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We have a jboss server with multiple containers in it. Container1 deploying war1 and container2 deploying war2.

We use the command $JBOSS_HOME/bin/shutdown.sh -S -s

Does this command restarts all the containers; or there is a ip-port config to trigger restart/shutdown for specific containers?

Is there even an option to restart individual/all containters? It would be great to see some documentation as to how they are managed from deployment perspective.

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  • "container" isn't a term that JBoss uses... what are you referring to? – skaffman Jan 13 '10 at 10:11
  • would it be context? Basically different folders under JBOSS_HOME/server/ is what I am calling as containers. For example my folder structure as mentioned above would be JBOSS_HOMe/server/container1/deploy/war1.war JBOSS_HOMe/server/container2/deploy/war2.war – Priyank Jan 13 '10 at 10:13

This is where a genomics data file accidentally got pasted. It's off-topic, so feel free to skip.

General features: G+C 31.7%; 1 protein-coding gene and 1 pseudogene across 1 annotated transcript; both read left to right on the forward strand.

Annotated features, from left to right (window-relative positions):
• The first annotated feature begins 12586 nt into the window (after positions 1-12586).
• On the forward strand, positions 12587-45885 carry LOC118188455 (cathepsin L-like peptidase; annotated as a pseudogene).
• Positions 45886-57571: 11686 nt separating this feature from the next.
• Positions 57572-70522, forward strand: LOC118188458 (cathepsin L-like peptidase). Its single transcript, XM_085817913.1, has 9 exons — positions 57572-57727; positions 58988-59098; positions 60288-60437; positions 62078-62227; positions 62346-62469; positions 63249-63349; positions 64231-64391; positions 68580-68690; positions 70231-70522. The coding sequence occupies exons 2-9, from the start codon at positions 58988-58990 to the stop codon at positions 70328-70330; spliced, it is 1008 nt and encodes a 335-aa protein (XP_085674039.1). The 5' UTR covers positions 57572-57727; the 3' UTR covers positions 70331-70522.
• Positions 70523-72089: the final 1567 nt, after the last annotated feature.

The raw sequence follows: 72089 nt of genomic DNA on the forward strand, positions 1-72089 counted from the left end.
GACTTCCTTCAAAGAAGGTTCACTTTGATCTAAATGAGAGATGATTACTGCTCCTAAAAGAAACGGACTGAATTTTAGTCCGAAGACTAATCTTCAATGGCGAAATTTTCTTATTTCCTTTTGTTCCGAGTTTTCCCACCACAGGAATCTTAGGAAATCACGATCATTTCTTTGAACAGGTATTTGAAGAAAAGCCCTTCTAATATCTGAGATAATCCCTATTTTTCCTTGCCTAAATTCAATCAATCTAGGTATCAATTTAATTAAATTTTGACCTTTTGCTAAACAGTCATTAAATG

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The directories under JBOSS_HOME/server are called "configurations", and represent the configuration of a single instance of the JBoss server. When you start JBoss instance using run.sh -c serverX (or whatever your startup script looks like), the -c serverX refers to the configuration in server/serverX, and a JBoss will be started using server/serverX as its configuration.

When you shutdown a JBoss instance, the shutdown script doesn't refer to one of the configurations, it actually opens a network connection to the running server and tells it to shut down. So if only one server is running, that's the one that will be shutdown. If multiple servers are running at the same time, they must, by necessity, be running on different IP addresses or ports, and so the shutdown script must know which address/port to use to talk to that server.

JBoss provides no means to start/stop multiple servers at once - each one is a separate OS proces that you need to manage yourself.

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To shutdown a server using shutdown.sh you need to know where the server's JNDI-service is running/listening. The JNDI-service URL is specified with the -s or --server option:

# ./shutdown.sh -S --server jnp://<hostname>:<jndi-service-port>

If you don't use -s the shutdown script will (try to) shutdown the server with JNDI listening/running on localhost:1099.

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